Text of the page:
Hello again from Phil Hodgen.
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Every Tuesday I answer a question about expatriation from a list subscriber. I also send other emails on this list from time to time, but only about expatriation-related topics.
This week we will have Haoshen Zhong answer a question we received from one of our readers.
If you want to ask an expatriation question, hit “reply” and send me an email. 🙂
We received the following question via e-mail from a reader of a Wall Street Journal article in which Phil was quoted:
In the article, ‘The New Rules of Offshore Accounts’, that last paragraph states that if a person receives a gift/bequest from certain wealthy people who have renounced U.S. ties could have to pay tax on it at a 40% rate.
What form is filed to calculate this tax liability?
The tax that the reader refers to is the covered gift and bequest tax imposed under Internal Revenue Code Section 2801:
(a) In general. If, during any calendar year, any United States citizen or resident receives any covered gift or bequest, there is hereby imposed a tax equal to the product of —
(1) the highest rate of tax specified in the table contained in section 2001(c) as in effect on the date of such receipt (or, if greater, the highest rate of tax specified in the table applicable under section 2502(a) as in effect on the date), and
(2) the value of such covered gift or bequest.
(b) Tax to be paid by recipient. The tax imposed by subsection (a) on any covered gift or bequest shall be paid by the person receiving such gift or bequest.
So if you are a US citizen or resident, and you receive a gift from a covered expatriate, generally you must pay the tax under section 2801. The rate of tax is 40%. I.R.C. §2001(c).
The IRS issued Notice 2009-85 to give guidance on expatriation under the covered expatriate rules. Section 9 says the IRS will issue guidance in the future. Until then, you do not need to file anything or pay any tax. The specific passage is:
Gifts or bequests from a covered expatriate on or after June 17, 2008, are subject to a transfer tax under new section 2801. Separate guidance will be issued for U.S. persons who receive gifts or bequests on or after June 17, 2008, from expatriates who are subject to the rules of this notice. Satisfaction of the reporting and tax obligations for covered gifts or bequests received will be deferred, pending the issuance of guidance. That guidance will provide a reasonable period of time between the issuance of that guidance and the date prescribed for such reporting and tax payments. Notice 2009-85, §9; 2009-2 C.B. 598.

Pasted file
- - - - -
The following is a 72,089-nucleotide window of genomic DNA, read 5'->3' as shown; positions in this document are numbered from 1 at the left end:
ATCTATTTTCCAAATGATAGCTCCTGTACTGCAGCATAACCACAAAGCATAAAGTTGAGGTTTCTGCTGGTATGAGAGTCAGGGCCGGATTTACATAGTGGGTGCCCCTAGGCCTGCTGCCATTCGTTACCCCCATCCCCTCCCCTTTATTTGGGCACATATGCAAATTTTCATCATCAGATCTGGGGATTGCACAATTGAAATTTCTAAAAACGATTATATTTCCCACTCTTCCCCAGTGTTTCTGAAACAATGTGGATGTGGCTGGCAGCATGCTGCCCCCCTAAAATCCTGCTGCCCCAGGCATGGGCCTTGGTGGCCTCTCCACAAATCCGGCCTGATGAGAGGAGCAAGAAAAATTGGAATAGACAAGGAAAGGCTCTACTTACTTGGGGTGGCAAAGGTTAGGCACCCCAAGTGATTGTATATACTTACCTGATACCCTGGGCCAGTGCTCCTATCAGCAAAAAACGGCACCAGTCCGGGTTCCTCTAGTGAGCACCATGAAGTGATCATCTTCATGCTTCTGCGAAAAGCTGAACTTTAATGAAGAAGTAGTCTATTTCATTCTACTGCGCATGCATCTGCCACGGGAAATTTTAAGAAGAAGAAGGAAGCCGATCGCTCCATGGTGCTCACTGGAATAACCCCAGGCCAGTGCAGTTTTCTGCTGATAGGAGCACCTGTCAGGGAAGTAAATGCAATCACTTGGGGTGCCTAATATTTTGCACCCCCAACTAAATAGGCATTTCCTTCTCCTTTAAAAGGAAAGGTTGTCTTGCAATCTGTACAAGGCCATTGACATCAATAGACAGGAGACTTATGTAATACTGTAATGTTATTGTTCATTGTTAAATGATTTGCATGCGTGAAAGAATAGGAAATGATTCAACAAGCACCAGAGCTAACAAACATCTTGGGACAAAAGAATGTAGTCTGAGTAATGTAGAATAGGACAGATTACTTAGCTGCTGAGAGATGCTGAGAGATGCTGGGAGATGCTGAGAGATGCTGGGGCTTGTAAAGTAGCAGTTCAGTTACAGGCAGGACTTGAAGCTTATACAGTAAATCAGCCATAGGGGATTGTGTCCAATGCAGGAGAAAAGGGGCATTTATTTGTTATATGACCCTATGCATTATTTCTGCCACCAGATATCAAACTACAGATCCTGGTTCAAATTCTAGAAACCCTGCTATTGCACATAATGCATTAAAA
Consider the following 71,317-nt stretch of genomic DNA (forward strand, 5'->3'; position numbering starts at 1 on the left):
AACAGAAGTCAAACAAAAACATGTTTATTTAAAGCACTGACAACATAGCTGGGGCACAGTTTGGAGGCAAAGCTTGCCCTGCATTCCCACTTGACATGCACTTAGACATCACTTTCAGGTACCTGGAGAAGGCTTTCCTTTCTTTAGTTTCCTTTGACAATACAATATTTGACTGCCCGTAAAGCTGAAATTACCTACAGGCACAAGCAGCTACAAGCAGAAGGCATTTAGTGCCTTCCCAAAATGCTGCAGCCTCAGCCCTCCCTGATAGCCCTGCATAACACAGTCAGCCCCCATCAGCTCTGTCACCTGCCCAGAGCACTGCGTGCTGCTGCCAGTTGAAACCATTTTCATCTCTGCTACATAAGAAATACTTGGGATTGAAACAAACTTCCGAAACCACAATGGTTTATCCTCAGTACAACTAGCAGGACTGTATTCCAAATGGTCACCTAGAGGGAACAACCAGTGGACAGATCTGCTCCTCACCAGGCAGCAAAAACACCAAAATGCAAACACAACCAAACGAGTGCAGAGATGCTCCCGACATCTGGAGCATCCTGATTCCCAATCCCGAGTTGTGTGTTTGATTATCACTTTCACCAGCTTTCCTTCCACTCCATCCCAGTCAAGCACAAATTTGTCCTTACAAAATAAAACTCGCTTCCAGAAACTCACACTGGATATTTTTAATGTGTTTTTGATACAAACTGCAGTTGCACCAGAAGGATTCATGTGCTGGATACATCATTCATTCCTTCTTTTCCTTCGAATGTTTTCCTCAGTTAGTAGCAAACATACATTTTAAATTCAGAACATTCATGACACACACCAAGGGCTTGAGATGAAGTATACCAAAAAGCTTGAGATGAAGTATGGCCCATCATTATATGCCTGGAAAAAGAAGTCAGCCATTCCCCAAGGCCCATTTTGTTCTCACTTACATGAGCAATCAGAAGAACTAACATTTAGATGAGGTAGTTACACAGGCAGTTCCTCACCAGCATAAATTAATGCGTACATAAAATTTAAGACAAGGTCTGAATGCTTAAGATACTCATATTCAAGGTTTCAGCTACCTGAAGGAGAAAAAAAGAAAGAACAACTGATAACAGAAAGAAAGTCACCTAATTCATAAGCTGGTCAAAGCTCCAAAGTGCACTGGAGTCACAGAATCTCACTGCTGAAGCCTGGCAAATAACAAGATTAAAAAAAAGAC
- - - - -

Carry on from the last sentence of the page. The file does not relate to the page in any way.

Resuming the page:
The IRS followed up with Announcement 2009-57, which announced new Form 708 and promised further guidance:
The Internal Revenue Service intends to issue guidance under section 2801, as well as a new Form 708 on which to report the receipt of gifts and bequests subject to section 2801. The due date for reporting, and for paying any tax imposed on, the receipt of such gifts or bequests has not yet been determined. The due date will be contained in the guidance, and the guidance will provide a reasonable period of time between the date of issuance of the guidance and the date prescribed for the filing of the return and the payment of the tax. Announcement 2009-57; 2009-2 C.B. 158.
The IRS has yet to issue Form 708 and provide any guidance. The reporting and payment requirements are deferred until the IRS has issued guidance. You do not have to pay any tax or file anything until then.
The IRS has deferred collection of the covered gift and bequest tax until further guidance is issued. The IRS will provide guidance in the future for when to report and pay the tax. You will be required to report the transfer and pay the tax at that time.
If you received a gift or inheritance from a covered expatriate, and you are a US citizen or resident, then you should keep an eye out for news to see what the IRS has said. At a minimum, search for new Form 708 every year.
This is not tax advice. You know what to do: talk to a professional tax advisor before trying this at home.